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  1. #1
    FEP Power Member fgross2006's Avatar
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    Default placement of downstream O2 on 96 Yukon custom exhaust

    Does anyone know if there is a standard length for placing the bung hole for the after cat O2 sensor in a custom pipe build?

    In a stock set up, the replacement Cats would come with pipe and bung holes already where they should be. But I had custom 2 1/2 pipe bending done to my 96 Yukon a few years back, from the exhaust manifolds to the tail pipe.

    I never had codes before but right after having the custom job done I started getting bank 2 sensor 2 codes. Sometimes it says too rich, sometimes it says catalyst not functioning.

    I had custom piping, two brand new high performance magnaflow cats and a hi-perf magnaflow muffler.

    I changed the bank 2 sensor 2 O2 last week and so far no new codes, but that doesn't mean anything yet. This random code issue pops up sometimes 3 weeks later, sometimes 6 weeks later. Until I stop seeing it for maybe 2 months I wont be satisfied. I ordered 3 more O2's just for good measure and I hope to have them in this weekend.

    But I did notice that the downstream O2 on bank 1 is further away from the cat than the downstream O2 on bank 2.
    I assume the crossmember got in the way so it was a choice of 4 inches after the cat or 16 inches after the cat. Is there a standard distance before/after the cats for optimal O2 sensor readings?

  2. #2

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    The after cat O2s are only there to prove the cats are working. They aren't used to control mixture refinement. Basically just to meet emissions standards.
    I don't think the placement would matter. This far down the exhaust, the temps are way lower than up by the exhaust manifolds.
    I know you bought a name brand cat, but the easiest answer is one isn't as good as the other. That's why the sensor is setting codes
    If the o2 wiring had to be modified from stock, maybe something is wrong there
    Also, maybe consider an obd2 scanner that shows live data. So when the code reappears, you can look at things in real time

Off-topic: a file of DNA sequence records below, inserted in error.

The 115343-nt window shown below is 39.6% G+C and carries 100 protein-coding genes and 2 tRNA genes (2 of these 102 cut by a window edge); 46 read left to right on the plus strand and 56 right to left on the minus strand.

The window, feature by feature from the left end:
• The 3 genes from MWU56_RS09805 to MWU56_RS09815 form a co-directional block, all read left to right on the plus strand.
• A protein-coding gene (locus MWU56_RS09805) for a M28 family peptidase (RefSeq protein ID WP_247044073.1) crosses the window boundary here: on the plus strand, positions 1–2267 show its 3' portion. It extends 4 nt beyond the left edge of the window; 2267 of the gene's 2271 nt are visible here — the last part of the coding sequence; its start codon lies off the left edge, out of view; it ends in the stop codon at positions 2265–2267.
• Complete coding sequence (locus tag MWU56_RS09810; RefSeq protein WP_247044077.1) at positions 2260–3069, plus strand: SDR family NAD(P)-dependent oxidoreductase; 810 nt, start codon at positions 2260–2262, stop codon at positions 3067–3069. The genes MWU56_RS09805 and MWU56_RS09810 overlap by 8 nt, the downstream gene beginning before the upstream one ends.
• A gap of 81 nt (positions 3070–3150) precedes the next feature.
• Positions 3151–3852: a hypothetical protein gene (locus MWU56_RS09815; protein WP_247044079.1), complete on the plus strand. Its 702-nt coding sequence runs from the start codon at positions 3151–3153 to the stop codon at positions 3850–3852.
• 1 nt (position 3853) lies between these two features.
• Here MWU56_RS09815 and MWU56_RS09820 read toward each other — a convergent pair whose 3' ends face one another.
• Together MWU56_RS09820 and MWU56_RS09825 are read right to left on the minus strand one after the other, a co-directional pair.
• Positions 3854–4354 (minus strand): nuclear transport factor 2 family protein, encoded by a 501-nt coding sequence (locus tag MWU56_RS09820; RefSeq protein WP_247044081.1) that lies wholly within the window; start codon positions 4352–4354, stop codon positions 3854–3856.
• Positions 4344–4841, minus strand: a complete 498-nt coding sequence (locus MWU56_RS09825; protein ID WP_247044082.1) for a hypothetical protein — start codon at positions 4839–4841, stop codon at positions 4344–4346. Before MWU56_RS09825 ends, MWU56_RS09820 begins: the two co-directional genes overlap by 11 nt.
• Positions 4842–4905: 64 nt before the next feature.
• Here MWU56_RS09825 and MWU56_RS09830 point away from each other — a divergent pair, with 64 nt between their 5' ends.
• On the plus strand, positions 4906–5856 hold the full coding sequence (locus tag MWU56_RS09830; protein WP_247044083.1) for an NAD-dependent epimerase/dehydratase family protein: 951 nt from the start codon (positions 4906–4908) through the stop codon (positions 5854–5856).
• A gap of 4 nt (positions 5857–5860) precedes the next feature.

I know you can buy/ make, a plug in way to remove the obd2 mustang's 2nd o2 sensors. maybe there's a similar thing for chevy.

  3. #3
    FEP Power Member fgross2006's Avatar
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    Default

    Quote Originally Posted by boboli View Post
    The after cat O2s are only there to prove the cats are working. They aren't used to control mixture refinement. Basically just to meet emissions standards.
    I don't think the placement would matter. This far down the exhaust, the temps are way lower than up by the exhaust manifolds.
    I know you bought a name brand cat, but the easiest answer is one isn't as good as the other. That's why the sensor is setting codes
    If the o2 wiring had to be modified from stock, maybe something is wrong there
    Also, maybe consider an obd2 scanner that shows live data. So when the code reappears, you can look at things in real time
    I know you can buy/ make, a plug in way to remove the obd2 mustang's 2nd o2 sensors. maybe there's a similar thing for chevy.
    Funny you should reply now.

    Last weekend I changed all my O2 sensors with all AC Delco's As soon as I did that I started getting thick white smoke and it stinks of unburnt gas. Stupid me, I threw away all but one of the originals and all the boxes they came in.

    I have a OBD2 scanner and pulled up a real time reading and saw 3 of the O2's seem normal with voltage but bank 1 sensor 2 has whacky voltage readings. I ordered 1 upstream O2 to try to replace it. I'm hoping thats the issue because I cant leave it like this.

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